Our judicial process is the heart of our community and we have an inherent right to examine it when it goes badly awry. Peter Ellis was convicted on the incomplete, imaginative and uncorroborated testimony of small children, and the opinions of so-called "experts".
Widespread public and professional concern resulted from suggestions of satanic ritual abuse, the dropping of charges against his co-workers, suggestions of process abuse, and the withholding of masses of critical evidence from jury scrutiny. A key child witness recanted her stories.
Where was the physical, medical and forensic evidence of injury, surgery, murder, mutilated carcasses, cages, tunnels, trapdoors, guns, needles, exploding children or sexual abuse?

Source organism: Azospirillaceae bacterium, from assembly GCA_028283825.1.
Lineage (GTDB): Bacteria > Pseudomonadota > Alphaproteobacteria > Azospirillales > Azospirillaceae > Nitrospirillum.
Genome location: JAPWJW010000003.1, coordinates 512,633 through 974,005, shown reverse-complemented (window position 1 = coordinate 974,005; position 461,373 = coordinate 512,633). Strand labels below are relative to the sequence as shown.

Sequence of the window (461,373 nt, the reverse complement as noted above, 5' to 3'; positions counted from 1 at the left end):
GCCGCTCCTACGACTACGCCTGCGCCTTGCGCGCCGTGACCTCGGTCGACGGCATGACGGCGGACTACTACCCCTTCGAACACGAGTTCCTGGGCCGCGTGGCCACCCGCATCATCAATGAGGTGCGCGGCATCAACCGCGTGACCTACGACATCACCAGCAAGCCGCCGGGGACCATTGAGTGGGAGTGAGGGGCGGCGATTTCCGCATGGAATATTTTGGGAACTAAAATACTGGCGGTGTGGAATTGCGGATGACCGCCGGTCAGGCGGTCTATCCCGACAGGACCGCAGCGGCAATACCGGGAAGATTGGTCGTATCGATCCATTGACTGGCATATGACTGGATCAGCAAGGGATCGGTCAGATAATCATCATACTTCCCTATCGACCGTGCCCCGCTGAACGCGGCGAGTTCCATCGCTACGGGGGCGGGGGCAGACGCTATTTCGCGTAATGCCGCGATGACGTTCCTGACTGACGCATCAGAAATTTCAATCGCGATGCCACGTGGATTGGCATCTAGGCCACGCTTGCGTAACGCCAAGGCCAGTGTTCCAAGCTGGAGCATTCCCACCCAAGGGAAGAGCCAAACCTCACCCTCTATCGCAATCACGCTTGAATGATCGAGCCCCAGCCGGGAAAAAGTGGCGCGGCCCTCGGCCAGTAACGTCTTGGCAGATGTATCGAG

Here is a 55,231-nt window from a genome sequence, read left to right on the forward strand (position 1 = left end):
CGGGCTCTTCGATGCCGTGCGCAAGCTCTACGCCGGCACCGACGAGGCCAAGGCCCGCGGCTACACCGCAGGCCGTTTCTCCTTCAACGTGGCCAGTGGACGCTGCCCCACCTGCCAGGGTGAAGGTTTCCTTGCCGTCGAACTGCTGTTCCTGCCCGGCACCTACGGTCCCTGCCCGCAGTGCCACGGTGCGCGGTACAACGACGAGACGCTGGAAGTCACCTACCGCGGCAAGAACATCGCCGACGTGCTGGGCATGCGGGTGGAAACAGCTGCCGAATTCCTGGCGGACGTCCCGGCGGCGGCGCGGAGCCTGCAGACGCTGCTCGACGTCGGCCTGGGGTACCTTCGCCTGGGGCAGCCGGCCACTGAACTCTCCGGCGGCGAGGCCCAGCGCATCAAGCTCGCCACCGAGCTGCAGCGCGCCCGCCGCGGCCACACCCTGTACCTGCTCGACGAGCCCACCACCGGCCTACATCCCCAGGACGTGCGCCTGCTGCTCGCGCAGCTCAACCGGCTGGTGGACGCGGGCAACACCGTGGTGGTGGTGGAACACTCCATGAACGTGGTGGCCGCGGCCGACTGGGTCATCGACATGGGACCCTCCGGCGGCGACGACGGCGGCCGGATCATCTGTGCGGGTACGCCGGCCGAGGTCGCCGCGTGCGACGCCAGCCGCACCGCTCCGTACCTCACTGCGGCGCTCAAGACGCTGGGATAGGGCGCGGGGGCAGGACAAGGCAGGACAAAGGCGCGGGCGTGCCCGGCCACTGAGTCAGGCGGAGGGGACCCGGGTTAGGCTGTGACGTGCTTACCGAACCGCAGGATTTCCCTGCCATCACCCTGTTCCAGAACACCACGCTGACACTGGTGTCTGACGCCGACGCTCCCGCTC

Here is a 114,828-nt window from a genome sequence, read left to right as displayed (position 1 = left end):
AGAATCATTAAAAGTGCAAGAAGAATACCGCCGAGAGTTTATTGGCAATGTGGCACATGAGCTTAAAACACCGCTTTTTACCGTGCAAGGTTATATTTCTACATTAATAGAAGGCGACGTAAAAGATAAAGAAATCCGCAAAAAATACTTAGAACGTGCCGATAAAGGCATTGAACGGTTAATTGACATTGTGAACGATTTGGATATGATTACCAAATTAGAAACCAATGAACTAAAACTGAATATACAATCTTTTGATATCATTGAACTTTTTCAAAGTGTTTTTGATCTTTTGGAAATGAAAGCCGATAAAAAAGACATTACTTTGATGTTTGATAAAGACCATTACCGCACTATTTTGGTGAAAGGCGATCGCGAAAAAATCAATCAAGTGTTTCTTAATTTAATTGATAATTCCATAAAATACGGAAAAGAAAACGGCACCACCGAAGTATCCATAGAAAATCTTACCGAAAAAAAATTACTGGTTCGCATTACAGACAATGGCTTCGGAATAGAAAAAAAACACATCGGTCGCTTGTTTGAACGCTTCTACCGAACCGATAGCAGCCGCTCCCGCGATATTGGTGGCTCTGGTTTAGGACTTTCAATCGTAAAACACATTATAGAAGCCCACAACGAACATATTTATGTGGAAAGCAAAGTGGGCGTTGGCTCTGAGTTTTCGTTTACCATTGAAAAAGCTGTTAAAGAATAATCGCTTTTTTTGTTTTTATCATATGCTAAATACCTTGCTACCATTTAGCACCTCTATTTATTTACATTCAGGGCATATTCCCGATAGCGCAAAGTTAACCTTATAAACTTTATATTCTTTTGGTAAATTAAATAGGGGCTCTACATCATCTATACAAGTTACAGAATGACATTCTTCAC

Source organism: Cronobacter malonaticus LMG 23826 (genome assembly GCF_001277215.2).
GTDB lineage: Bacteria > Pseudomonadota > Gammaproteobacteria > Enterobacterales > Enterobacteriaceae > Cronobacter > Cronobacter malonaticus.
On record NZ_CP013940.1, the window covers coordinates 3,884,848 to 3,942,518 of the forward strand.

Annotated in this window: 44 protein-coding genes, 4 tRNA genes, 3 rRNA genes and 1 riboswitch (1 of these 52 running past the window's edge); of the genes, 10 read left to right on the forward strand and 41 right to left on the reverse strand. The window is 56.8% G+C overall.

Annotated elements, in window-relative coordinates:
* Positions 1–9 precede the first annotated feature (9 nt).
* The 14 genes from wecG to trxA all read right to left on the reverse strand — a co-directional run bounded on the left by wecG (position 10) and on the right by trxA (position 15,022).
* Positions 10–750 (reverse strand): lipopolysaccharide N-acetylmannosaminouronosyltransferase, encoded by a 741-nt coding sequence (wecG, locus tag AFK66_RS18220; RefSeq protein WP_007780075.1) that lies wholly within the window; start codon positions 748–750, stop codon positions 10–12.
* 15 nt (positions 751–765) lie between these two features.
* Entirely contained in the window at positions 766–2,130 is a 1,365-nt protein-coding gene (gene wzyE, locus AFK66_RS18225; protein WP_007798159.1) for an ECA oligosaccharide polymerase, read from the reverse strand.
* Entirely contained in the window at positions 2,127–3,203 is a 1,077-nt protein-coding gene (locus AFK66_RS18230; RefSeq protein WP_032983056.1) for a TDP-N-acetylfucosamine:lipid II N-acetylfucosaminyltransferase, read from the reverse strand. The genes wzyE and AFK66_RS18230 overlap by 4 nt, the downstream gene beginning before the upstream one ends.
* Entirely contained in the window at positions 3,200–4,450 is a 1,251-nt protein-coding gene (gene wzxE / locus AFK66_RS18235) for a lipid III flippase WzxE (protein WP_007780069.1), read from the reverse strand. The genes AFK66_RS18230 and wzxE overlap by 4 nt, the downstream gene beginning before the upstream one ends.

The case was based on hysteria and fantasy. Methods used by those who excavated "evidence" from child witnesses were unscientific, unethical and unsafe, and so was the conviction. Years later, our concerns remain, heavily underscored by similar cases overseas. An inquiry, albeit a very limited one, will be held. We have a right to know.
Gordon Waugh Auckland
To the Herald, 5 May 2000
Rape Crisis reckons (May 2) that ACC compensation for rape victims is an insult. Counselling subsidies, it said, are "barely adequate" and that victims have to "fight for them".
ACC has in recent years received about 80,000 claims for sexual abuse and paid out hundreds of millions of dollars. Many claims were without credible evidence of abuse or mental injury. Belatedly realising its mistake, ACC tightened its rules to demand better evidence. Counselling fees are about $56 per hour, a very generous rate for an ineffective and inefficient talking cure.